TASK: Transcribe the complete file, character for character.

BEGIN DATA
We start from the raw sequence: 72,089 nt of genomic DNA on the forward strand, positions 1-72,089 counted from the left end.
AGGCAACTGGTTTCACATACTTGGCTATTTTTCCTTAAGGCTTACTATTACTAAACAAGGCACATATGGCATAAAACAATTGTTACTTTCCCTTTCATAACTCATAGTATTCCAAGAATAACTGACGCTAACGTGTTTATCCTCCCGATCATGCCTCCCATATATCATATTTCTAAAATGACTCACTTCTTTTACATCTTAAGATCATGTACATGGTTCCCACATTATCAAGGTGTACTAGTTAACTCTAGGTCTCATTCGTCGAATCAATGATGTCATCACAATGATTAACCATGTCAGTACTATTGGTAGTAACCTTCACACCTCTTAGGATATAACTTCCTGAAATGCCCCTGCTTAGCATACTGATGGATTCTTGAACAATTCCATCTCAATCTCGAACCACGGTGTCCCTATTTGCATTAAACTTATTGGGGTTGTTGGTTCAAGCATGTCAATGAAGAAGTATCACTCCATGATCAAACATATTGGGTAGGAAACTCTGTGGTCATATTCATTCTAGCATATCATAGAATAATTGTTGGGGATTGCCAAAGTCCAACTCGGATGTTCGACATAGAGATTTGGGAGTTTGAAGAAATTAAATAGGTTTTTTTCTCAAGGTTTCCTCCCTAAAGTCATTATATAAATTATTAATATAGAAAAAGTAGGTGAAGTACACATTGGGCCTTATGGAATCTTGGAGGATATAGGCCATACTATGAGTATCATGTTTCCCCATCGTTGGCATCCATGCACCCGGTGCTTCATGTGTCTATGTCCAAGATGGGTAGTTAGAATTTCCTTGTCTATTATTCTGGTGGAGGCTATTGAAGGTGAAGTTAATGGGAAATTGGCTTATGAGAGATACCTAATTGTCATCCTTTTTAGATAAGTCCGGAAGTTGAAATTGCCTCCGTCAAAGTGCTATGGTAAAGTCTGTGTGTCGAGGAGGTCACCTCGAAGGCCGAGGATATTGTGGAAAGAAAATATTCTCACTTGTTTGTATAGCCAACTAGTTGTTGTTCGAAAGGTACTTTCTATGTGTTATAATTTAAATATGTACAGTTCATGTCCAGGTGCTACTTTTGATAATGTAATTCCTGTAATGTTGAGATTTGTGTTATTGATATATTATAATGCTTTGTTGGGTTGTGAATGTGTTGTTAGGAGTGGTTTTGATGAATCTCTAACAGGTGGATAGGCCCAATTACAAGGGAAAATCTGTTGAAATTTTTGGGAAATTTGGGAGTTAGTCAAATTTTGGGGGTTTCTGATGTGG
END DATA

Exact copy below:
We start from the raw sequence: 72,089 nt of genomic DNA on the forward strand, positions 1-72,089 counted from the left end.
AGGCAACTGGTTTCACATACTTGGCTATTTTTCCTTAAGGCTTACTATTACTAAACAAGGCACATATGGCATAAAACAATTGTTACTTTCCCTTTCATAACTCATAGTATTCCAAGAATAACTGACGCTAACGTGTTTATCCTCCCGATCATGCCTCCCATATATCATATTTCTAAAATGACTCACTTCTTTTACATCTTAAGATCATGTACATGGTTCCCACATTATCAAGGTGTACTAGTTAACTCTAGGTCTCATTCGTCGAATCAATGATGTCATCACAATGATTAACCATGTCAGTACTATTGGTAGTAACCTTCACACCTCTTAGGATATAACTTCCTGAAATGCCCCTGCTTAGCATACTGATGGATTCTTGAACAATTCCATCTCAATCTCGAACCACGGTGTCCCTATTTGCATTAAACTTATTGGGGTTGTTGGTTCAAGCATGTCAATGAAGAAGTATCACTCCATGATCAAACATATTGGGTAGGAAACTCTGTGGTCATATTCATTCTAGCATATCATAGAATAATTGTTGGGGATTGCCAAAGTCCAACTCGGATGTTCGACATAGAGATTTGGGAGTTTGAAGAAATTAAATAGGTTTTTTTCTCAAGGTTTCCTCCCTAAAGTCATTATATAAATTATTAATATAGAAAAAGTAGGTGAAGTACACATTGGGCCTTATGGAATCTTGGAGGATATAGGCCATACTATGAGTATCATGTTTCCCCATCGTTGGCATCCATGCACCCGGTGCTTCATGTGTCTATGTCCAAGATGGGTAGTTAGAATTTCCTTGTCTATTATTCTGGTGGAGGCTATTGAAGGTGAAGTTAATGGGAAATTGGCTTATGAGAGATACCTAATTGTCATCCTTTTTAGATAAGTCCGGAAGTTGAAATTGCCTCCGTCAAAGTGCTATGGTAAAGTCTGTGTGTCGAGGAGGTCACCTCGAAGGCCGAGGATATTGTGGAAAGAAAATATTCTCACTTGTTTGTATAGCCAACTAGTTGTTGTTCGAAAGGTACTTTCTATGTGTTATAATTTAAATATGTACAGTTCATGTCCAGGTGCTACTTTTGATAATGTAATTCCTGTAATGTTGAGATTTGTGTTATTGATATATTATAATGCTTTGTTGGGTTGTGAATGTGTTGTTAGGAGTGGTTTTGATGAATCTCTAACAGGTGGATAGGCCCAATTACAAGGGAAAATCTGTTGAAATTTTTGGGAAATTTGGGAGTTAGTCAAATTTTGGGGGTTTCTGATGTGG